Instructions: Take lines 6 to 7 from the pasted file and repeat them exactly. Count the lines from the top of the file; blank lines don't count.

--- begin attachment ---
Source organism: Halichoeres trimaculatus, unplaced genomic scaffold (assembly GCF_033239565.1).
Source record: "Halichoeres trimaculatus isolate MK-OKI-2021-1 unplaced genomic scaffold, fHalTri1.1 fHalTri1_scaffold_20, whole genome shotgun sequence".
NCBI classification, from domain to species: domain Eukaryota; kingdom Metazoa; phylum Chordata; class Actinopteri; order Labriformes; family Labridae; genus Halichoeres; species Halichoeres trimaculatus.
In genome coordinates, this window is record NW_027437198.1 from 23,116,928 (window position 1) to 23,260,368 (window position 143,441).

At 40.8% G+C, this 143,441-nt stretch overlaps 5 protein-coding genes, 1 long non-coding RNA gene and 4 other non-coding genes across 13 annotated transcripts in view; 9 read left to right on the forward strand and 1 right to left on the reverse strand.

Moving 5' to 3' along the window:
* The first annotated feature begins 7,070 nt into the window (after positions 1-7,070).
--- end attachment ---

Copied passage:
Moving 5' to 3' along the window:
* The first annotated feature begins 7,070 nt into the window (after positions 1-7,070).